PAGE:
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Michael Mayer is a monster on the loose for Notre Dame

Irish opponents are finding it’s a horror show trying to stop the relentless tight end.

Cincinnati v Notre Dame
Michael Mayer easily leads the 11th-ranked Irish with 37 catches and 414 receiving yards.
Michael Hickey/Getty Images

SOUTH BEND, Ind. — This being Halloween weekend, it seems fitting to consider the most fearsome characters to stalk across the new Peacock streaming service this fall.

First prize doesn’t necessarily go to Michael Myers, the indestructible monster of “Halloween Kills,” the latest entry in a 43-year-old franchise of fright films. Judging from reviews from fallen foes and close associates alike, Michael Mayer may actually be the scariest dude to appear on the nascent service.

It was the hulking tight end from northern Kentucky, after all, who caught the game-winning touchdown pass in the final minute of Notre Dame’s season-saving 32-29 win over Toledo in the home opener.

That event was streamed on Peacock, but Notre Dame Stadium has been mock-screaming at Mayer’s exploits since the day he walked into the eerie, socially distanced venue as a redshirt freshman in 2020.

It didn’t take long for the chilling sounds of the “Halloween” theme to accompany Mayer’s receptions — a Jumbotron gimmick that caught on immediately.

“I’m fine with it,” Mayer, who faces unranked North Carolina on Halloween eve, said earlier this season. “I think it’s a funny little thing to do. It’s cool. The stadium gets pumped up about it.”

So do his buddies.

“The first time they played that, I got like 50 texts after the game,” Mayer said. “That was pretty cool. Yeah, that was fun. It was exciting.”

And, truth be told, probably more than a little intimidating for opponents who were already sweating the prospect of facing a future first-round NFL draft pick. Mayer (pronounced “Mayor”) doesn’t profess to be an aficionado of Michael Myers or Laurie Strode, Jamie Lee Curtis’ grim-faced heroine in the movies. He has barely even seen any of the dozen films that have grossed nearly $750 million worldwide.

“When I was younger, maybe a little bit, but not recently,” Mayer said. “I know of it.”

As with Myers, it takes more than a flesh wound to slow down the most dangerous player on the Irish offense. Mayer strained his left groin/adductor muscle before the season, but that didn’t stop him from playing the first five games without a whisper of complaint.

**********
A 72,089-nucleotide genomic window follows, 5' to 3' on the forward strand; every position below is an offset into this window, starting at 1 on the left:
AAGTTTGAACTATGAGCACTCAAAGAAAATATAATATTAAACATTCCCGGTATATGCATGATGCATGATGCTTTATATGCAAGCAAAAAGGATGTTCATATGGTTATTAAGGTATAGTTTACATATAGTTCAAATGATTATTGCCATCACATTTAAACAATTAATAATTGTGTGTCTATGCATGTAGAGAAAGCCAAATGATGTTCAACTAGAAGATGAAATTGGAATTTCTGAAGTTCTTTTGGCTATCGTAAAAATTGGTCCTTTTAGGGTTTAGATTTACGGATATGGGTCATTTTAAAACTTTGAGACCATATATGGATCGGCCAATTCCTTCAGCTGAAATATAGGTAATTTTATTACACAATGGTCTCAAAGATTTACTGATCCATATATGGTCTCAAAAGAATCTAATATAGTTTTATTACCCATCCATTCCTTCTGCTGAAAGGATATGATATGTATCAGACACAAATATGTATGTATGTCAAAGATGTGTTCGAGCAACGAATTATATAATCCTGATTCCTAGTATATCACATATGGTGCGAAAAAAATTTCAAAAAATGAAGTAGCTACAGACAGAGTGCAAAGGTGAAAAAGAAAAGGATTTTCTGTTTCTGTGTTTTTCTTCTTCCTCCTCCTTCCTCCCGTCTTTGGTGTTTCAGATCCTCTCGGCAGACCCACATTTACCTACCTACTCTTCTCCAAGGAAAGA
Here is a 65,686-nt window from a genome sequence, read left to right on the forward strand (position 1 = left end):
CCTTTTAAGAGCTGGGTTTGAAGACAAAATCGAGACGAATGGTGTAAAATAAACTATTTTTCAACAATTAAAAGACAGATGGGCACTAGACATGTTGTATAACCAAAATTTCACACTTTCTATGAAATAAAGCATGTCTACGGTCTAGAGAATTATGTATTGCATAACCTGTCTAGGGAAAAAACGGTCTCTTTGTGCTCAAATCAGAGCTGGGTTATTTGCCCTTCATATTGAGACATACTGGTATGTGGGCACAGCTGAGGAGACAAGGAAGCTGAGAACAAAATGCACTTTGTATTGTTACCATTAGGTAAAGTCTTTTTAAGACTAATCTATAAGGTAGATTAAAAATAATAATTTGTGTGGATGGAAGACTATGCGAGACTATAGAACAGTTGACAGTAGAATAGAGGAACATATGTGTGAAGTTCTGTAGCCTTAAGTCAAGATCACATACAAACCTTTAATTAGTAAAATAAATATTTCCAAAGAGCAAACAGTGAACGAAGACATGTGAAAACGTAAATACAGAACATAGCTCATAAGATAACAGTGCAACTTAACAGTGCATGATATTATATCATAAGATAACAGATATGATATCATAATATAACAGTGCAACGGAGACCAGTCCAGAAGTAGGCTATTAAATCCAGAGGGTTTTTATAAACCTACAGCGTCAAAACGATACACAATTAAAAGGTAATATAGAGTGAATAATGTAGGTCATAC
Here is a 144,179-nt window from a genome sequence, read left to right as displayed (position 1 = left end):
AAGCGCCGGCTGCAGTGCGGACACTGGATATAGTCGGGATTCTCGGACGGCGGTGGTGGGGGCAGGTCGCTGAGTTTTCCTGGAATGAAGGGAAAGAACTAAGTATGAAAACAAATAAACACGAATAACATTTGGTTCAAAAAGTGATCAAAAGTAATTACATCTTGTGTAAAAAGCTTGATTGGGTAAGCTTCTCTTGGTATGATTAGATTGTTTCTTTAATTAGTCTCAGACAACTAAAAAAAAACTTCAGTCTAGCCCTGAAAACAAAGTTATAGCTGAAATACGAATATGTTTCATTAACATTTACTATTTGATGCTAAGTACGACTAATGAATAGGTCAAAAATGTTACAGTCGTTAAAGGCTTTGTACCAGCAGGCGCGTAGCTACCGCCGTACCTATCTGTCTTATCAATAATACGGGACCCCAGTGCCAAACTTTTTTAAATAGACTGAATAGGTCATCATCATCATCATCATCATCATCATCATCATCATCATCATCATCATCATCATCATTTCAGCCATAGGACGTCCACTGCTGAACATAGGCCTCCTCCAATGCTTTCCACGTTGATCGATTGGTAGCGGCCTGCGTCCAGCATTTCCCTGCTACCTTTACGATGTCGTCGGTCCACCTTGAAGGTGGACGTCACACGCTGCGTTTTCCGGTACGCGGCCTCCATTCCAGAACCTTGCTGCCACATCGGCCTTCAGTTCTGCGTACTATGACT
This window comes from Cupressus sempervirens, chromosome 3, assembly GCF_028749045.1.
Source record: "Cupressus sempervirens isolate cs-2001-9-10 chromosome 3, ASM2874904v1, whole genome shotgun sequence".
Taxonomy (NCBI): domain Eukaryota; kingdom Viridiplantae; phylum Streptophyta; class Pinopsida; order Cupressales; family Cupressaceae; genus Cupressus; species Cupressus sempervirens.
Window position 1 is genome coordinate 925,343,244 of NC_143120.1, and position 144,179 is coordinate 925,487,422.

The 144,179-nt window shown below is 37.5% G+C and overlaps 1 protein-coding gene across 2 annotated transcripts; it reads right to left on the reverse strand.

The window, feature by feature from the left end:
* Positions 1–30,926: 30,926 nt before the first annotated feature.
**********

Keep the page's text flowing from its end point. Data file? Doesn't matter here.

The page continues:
Even after Mayer pulled up lame on a long pass during the second half of a home loss to Cincinnati on Oct. 2, he was insisting he’d be in the lineup the next week at Virginia Tech. When he was still limping in warmups, Notre Dame’s medical and coaching staff made the prudent decision to hold him out another week.

The potential All-American wasn’t giving up without a fight. What about, he asked, just playing on third downs or in the red zone?

“He wanted to go,” coach Brian Kelly said. “He’s just a warrior.”

Mayer had five catches for 54 yards last week against USC — “The Return of Michael Mayer” — with four of those resulting in first downs. After Mayer broke Kyle Rudolph’s 12-year-old school record for catches and yards by a freshman tight end, his 37 receptions and 414 receiving yards easily lead the 11th-ranked Irish.

He hasn’t found the end zone since his game-winner against Toledo, but that’s more a product of the vigilante mob that chases him whenever Notre Dame gets close to scoring.

“I mean, he’s ridiculous,” quarterback Jack Coan said. “He’s an amazing player. I’d heard a lot about him before I came here, but he’s exceeded my expectations. You put that ball anywhere around him, he’s going to go get it and probably make somebody miss, too.”

Even the rare drops Mayer has experienced, including two in the season opener at Florida State, only cause his slasher-movie intensity to boil over. And woe unto the foolish foe who tries to dive at Mayer’s lower legs trying to trip up the 6-4, 251-pounder.

Mayer has already shown Madden-level moves in sidestepping and hurdling defenders. Call it “The Revenge of Michael Mayer.”

“Mike is as intense and as competitive a guy as I’ve been around,” said Tommy Rees, the former Irish QB turned offensive coordinator. “He is wired in a way that is unbelievable. He plays angry, and in the best way possible. Mike’s a special dude.”

Kind of scary, too.